|Project by Woodfix||posted 06-24-2010 11:35 PM||1993 views||4 times favorited||6 comments|
I am in the process of making three marking gauges. I started off just making two, one for a pencil and the other for a blade. When I cut up the stock I was left with the exact amounts for 3 bodies and 3 beams. It must of been the big woodworker in the sky working in my favour because the first one was not great, good but not great. This is the first one. It is going to be the pencil marking gauge as you can see.
The is a wear plate imbedded into the body of brass. The rebate for this was cut with a panel saw and then chiselled a little to smooth the bed. The beam is secured using a brass knob. The knob is a solid brass door knob. This turned out to be the most expensive part. The timber was off cuts off my work bench, so effectively cost nothing, the brass was a $12 for a sheet that will last a 100 marking gauges.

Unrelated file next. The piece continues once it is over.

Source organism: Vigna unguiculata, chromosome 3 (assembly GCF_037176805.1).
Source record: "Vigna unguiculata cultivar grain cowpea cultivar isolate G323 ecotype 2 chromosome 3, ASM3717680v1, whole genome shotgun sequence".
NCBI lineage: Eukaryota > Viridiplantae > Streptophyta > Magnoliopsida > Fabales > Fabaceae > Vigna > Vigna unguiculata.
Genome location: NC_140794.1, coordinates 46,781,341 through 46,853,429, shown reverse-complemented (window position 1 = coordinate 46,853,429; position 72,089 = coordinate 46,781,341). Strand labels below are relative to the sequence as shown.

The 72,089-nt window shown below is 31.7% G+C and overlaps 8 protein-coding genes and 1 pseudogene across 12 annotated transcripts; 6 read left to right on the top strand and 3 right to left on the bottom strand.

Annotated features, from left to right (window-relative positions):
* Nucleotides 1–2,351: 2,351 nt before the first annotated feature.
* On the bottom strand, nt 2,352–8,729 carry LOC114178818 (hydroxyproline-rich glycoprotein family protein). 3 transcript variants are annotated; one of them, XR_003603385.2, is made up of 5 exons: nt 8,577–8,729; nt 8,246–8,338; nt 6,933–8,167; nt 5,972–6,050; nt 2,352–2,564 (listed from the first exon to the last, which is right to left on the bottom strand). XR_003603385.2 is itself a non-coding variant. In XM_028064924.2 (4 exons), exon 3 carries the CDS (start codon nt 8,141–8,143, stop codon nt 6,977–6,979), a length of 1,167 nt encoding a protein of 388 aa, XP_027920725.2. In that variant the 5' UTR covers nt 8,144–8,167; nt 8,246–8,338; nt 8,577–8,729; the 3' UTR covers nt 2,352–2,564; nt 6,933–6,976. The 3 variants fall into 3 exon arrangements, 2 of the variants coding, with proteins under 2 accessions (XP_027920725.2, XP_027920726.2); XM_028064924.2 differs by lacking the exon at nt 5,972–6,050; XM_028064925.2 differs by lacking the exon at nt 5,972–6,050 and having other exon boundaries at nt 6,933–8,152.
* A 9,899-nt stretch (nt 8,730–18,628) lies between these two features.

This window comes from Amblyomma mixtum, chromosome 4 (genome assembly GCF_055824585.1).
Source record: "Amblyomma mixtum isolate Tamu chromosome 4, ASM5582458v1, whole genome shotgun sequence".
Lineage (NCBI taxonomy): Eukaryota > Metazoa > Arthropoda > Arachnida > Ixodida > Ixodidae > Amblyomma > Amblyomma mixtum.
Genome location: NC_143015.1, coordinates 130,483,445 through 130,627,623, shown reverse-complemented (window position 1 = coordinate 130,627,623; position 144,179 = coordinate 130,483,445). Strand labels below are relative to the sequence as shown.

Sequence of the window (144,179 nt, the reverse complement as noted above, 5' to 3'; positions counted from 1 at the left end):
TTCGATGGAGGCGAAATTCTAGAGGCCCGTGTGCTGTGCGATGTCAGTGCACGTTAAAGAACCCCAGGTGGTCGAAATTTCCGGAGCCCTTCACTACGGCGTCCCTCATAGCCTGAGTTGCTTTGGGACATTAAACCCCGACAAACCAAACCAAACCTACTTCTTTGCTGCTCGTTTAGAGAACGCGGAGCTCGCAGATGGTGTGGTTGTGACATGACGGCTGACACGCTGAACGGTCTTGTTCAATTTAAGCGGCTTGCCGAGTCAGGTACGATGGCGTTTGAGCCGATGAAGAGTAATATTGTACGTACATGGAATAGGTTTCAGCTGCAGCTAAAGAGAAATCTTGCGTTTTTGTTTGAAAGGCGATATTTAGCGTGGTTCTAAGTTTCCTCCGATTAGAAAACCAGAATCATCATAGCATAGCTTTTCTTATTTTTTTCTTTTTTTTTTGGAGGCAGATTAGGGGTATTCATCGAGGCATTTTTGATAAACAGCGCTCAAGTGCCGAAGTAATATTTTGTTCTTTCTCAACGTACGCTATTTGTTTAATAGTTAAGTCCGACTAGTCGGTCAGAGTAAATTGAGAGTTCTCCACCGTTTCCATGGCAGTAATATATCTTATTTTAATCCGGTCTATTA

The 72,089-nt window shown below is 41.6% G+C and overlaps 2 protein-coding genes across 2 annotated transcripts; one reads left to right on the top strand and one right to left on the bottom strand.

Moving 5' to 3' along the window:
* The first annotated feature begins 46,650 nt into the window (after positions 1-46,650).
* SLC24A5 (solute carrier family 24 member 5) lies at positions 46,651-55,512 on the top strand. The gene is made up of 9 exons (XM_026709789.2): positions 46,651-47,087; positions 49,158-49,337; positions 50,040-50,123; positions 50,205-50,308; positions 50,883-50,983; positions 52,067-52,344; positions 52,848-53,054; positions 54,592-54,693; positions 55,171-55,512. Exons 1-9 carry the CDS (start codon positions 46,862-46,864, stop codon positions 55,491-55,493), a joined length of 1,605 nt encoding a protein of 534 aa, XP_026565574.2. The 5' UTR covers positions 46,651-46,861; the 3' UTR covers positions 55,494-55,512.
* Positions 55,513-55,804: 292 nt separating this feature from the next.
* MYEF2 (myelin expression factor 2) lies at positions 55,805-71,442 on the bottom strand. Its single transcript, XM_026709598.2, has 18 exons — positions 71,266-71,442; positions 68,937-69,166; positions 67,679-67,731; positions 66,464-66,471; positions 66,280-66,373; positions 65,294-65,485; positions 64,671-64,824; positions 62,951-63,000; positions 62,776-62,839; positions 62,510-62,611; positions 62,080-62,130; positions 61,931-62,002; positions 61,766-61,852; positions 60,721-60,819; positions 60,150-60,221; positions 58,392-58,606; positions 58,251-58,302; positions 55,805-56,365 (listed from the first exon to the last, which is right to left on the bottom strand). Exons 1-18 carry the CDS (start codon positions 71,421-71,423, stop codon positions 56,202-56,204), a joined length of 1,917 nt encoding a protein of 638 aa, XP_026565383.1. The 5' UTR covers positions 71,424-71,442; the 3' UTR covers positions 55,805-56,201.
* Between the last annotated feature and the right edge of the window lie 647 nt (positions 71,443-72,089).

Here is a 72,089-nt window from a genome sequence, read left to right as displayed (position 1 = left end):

The screw on the brass knob was drilled and tapped into it. Then the knob needed some reshaping. This was done with a file and my drill press. Knob spinning, me filing.
The screw passes through a imbedded brass insert (shown in photos). This insert has a thread on the outside that cuts into the hole it is imbedded in. The screw then passes through the middle. This presses against a piston that presses against a plate that holds the beam firm. Without the plate the piston will put indents in the side of the beam.
The timber for this one, is New Guinea Rosewood. A beautiful timber that continually impresses me with its figure and colour. It does have a wavey grain and tear out can be a problem. This is a problem I will remedy on 2 and 3.
In the end I like it. Despite its faults it is very useable and will be.
-- Living is a constant gamble, life is about working the odds in your favour